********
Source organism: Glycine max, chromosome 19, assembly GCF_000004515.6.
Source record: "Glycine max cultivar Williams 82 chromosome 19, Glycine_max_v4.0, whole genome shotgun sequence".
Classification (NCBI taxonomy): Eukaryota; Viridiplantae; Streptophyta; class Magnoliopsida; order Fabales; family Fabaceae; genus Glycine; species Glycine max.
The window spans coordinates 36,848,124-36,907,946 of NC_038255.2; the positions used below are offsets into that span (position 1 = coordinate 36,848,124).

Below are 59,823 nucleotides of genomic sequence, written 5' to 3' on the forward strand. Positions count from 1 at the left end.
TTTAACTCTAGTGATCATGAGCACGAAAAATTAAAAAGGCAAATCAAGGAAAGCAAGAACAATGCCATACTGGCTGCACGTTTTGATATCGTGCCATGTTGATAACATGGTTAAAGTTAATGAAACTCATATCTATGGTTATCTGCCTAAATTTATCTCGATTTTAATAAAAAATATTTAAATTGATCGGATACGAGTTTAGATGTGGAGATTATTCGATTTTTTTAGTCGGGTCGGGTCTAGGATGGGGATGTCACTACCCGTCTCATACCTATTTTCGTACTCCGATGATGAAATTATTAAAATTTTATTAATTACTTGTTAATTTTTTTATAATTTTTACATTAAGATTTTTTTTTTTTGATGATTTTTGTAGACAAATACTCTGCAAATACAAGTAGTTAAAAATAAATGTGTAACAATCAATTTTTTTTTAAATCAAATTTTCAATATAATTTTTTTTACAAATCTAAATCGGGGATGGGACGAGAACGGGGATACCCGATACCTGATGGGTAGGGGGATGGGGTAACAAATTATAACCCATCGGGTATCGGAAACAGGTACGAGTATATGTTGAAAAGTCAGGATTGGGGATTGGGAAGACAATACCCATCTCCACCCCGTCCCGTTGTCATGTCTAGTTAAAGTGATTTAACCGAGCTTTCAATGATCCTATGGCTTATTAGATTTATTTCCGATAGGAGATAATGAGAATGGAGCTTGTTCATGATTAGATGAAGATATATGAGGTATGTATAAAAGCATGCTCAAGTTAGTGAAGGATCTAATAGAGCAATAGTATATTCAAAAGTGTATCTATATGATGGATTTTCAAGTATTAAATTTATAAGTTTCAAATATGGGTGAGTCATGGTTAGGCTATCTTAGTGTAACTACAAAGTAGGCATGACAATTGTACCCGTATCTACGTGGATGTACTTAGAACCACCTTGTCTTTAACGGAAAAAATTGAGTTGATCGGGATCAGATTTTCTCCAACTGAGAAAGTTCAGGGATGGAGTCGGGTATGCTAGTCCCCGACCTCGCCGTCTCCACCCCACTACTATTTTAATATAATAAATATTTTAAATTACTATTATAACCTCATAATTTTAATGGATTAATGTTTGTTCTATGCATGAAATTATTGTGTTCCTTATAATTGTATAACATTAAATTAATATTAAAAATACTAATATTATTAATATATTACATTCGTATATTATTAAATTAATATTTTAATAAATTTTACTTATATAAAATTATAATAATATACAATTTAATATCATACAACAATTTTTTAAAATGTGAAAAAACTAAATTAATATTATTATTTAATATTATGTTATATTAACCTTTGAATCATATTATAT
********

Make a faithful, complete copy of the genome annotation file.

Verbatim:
Source organism: Glycine max, chromosome 19, assembly GCF_000004515.6.
Source record: "Glycine max cultivar Williams 82 chromosome 19, Glycine_max_v4.0, whole genome shotgun sequence".
Classification (NCBI taxonomy): Eukaryota; Viridiplantae; Streptophyta; class Magnoliopsida; order Fabales; family Fabaceae; genus Glycine; species Glycine max.
The window spans coordinates 36,848,124-36,907,946 of NC_038255.2; the positions used below are offsets into that span (position 1 = coordinate 36,848,124).

Below are 59,823 nucleotides of genomic sequence, written 5' to 3' on the forward strand. Positions count from 1 at the left end.
TTTAACTCTAGTGATCATGAGCACGAAAAATTAAAAAGGCAAATCAAGGAAAGCAAGAACAATGCCATACTGGCTGCACGTTTTGATATCGTGCCATGTTGATAACATGGTTAAAGTTAATGAAACTCATATCTATGGTTATCTGCCTAAATTTATCTCGATTTTAATAAAAAATATTTAAATTGATCGGATACGAGTTTAGATGTGGAGATTATTCGATTTTTTTAGTCGGGTCGGGTCTAGGATGGGGATGTCACTACCCGTCTCATACCTATTTTCGTACTCCGATGATGAAATTATTAAAATTTTATTAATTACTTGTTAATTTTTTTATAATTTTTACATTAAGATTTTTTTTTTTTGATGATTTTTGTAGACAAATACTCTGCAAATACAAGTAGTTAAAAATAAATGTGTAACAATCAATTTTTTTTTAAATCAAATTTTCAATATAATTTTTTTTACAAATCTAAATCGGGGATGGGACGAGAACGGGGATACCCGATACCTGATGGGTAGGGGGATGGGGTAACAAATTATAACCCATCGGGTATCGGAAACAGGTACGAGTATATGTTGAAAAGTCAGGATTGGGGATTGGGAAGACAATACCCATCTCCACCCCGTCCCGTTGTCATGTCTAGTTAAAGTGATTTAACCGAGCTTTCAATGATCCTATGGCTTATTAGATTTATTTCCGATAGGAGATAATGAGAATGGAGCTTGTTCATGATTAGATGAAGATATATGAGGTATGTATAAAAGCATGCTCAAGTTAGTGAAGGATCTAATAGAGCAATAGTATATTCAAAAGTGTATCTATATGATGGATTTTCAAGTATTAAATTTATAAGTTTCAAATATGGGTGAGTCATGGTTAGGCTATCTTAGTGTAACTACAAAGTAGGCATGACAATTGTACCCGTATCTACGTGGATGTACTTAGAACCACCTTGTCTTTAACGGAAAAAATTGAGTTGATCGGGATCAGATTTTCTCCAACTGAGAAAGTTCAGGGATGGAGTCGGGTATGCTAGTCCCCGACCTCGCCGTCTCCACCCCACTACTATTTTAATATAATAAATATTTTAAATTACTATTATAACCTCATAATTTTAATGGATTAATGTTTGTTCTATGCATGAAATTATTGTGTTCCTTATAATTGTATAACATTAAATTAATATTAAAAATACTAATATTATTAATATATTACATTCGTATATTATTAAATTAATATTTTAATAAATTTTACTTATATAAAATTATAATAATATACAATTTAATATCATACAACAATTTTTTAAAATGTGAAAAAACTAAATTAATATTATTATTTAATATTATGTTATATTAACCTTTGAATCATATTATAT